What is the ruling on using seagull in official field guides

I’m making a field guide, and for now I’m at the pigeon section. When I reach the Charadriiformes I wish to name the species “lesser black backed seagull” and “black headed seagull” “Franklin’s seagull” etc.

Seagull is not an official name and why would you want to use longer names? Black-headed gull is much more a lake gull than a seagull, it’s ridibundus for a reason.


It’s more of a take an jab against people who will constantly correct people who say “seagull”, kind of my way of straying from the norm. I was wondering if I were to publish the field guide, would it still be considered credible in ornithological communities due to

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It’s much more credible just to use gull. Gull species don’t include “seagull” in them, so I don’t see a reason to. For example, If you called a herring gull a “herring seagull,” you’d not only be changing the common name for this species, you’d also encourage beginner identifiers to start using this name. Seagull is not a proper name, so just stick to gull.


While I can appreciate your enthusiasm to tilt against naming conventions, no worthy publisher would ever substitute “seagull” in the common names for this group of species. A self-published field guide with such usage would likely be panned by critics and would not be well received by the birdwatching community in general. “Seagull” is a useful but colloquial name; there are any number of species which live/breed/migrate/winter at inland locations for which that word is just misleading–including the Franklin’s Gull among many others. As well, organizations on most continents have committees which have worked to standardize common name usage and invariably–and long ago–settled on “gull” as the proper name for this group of species.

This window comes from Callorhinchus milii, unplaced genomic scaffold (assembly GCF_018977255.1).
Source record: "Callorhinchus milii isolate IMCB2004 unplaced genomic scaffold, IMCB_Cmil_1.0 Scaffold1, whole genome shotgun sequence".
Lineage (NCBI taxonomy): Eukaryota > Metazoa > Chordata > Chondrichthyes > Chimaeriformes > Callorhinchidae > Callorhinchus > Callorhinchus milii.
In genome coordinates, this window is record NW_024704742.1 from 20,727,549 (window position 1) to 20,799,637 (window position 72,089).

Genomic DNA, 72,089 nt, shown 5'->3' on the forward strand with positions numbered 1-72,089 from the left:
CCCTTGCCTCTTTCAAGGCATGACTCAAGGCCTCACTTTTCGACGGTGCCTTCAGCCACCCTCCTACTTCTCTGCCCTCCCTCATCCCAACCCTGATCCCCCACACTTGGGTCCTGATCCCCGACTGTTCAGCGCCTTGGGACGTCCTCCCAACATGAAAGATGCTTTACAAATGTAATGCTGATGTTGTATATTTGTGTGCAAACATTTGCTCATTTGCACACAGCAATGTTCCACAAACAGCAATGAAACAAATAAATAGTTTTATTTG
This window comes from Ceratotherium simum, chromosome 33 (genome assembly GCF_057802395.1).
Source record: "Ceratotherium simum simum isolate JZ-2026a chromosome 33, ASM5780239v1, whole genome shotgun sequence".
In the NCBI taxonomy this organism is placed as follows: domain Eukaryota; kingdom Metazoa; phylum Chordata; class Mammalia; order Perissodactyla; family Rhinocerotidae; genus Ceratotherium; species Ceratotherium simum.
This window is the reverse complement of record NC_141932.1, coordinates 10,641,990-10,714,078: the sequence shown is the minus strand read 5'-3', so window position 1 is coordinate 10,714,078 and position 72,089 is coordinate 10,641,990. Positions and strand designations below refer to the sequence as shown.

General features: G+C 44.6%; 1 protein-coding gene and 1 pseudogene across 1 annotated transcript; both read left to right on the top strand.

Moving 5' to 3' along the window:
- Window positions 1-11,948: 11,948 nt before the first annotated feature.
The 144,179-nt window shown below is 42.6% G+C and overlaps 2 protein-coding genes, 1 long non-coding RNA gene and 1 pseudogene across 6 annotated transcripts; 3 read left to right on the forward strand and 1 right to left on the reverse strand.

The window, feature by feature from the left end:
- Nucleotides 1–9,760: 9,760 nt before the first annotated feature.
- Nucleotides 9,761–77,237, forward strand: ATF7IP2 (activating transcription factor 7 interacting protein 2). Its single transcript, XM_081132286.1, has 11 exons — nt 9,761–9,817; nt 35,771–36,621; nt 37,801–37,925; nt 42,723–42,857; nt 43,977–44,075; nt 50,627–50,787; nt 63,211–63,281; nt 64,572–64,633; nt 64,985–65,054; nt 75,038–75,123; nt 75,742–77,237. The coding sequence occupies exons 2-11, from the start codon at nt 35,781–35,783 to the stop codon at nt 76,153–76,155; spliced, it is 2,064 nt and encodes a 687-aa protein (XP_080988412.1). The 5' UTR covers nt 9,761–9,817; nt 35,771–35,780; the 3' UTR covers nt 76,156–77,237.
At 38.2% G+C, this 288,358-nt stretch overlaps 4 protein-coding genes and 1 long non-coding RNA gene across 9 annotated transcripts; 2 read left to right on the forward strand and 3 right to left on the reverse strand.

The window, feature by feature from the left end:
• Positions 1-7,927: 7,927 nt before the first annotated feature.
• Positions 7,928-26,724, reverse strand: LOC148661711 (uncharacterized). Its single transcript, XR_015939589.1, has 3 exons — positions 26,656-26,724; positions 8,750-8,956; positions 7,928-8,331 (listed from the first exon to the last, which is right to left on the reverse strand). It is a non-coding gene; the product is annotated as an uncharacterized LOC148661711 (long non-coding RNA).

The birding community is not easily gulled. :grin:


I see, I’ve always thought about the whole species spending time inland, and (kind of) countered it with questions like “is a horned grebe still a horned grebe outside of breeding plumage?” Or “when a greater spotted eagle matures and loses all its spots, is it still a greater spotted eagle”

The naming conventions and agreed upon common names seem to be compelling, so I guess I have to refer to the common name of the species as “gull”

There are already four (!) different global lists of bird names, each with some differences. I would suggest to base your names on one of these rather than bring in any new names, unless there are very compelling reasons of local usage. From a recent paper:

…the international ornithological journal IBIS follows the International Ornithological Community (IOC) World Bird List (hereafter IOC; [20]), whereas several major museums around the world use the Howard and Moore Checklist of the Birds of the World (hereafter Howard and Moore; [21]). The eBird/Clements Checklist of Birds of the World (hereafter eBird/Clements; [22]) is curated and applied by the Cornell Lab of Ornithology and is implemented by all of their programmes including the citizen science programme eBird (eBird.org), the Macaulay Library, and the species life-history resource Birds of the World (birdsoftheworld.org). Finally, the Handbook of the Birds of the World and BirdLife International Digital Checklist of the Birds of the World (hereafter HBW & BirdLife International; [23]) is the taxonomy followed by BirdLife International when conducting Red List assessments for the International Union for the Conservation of Nature (IUCN).


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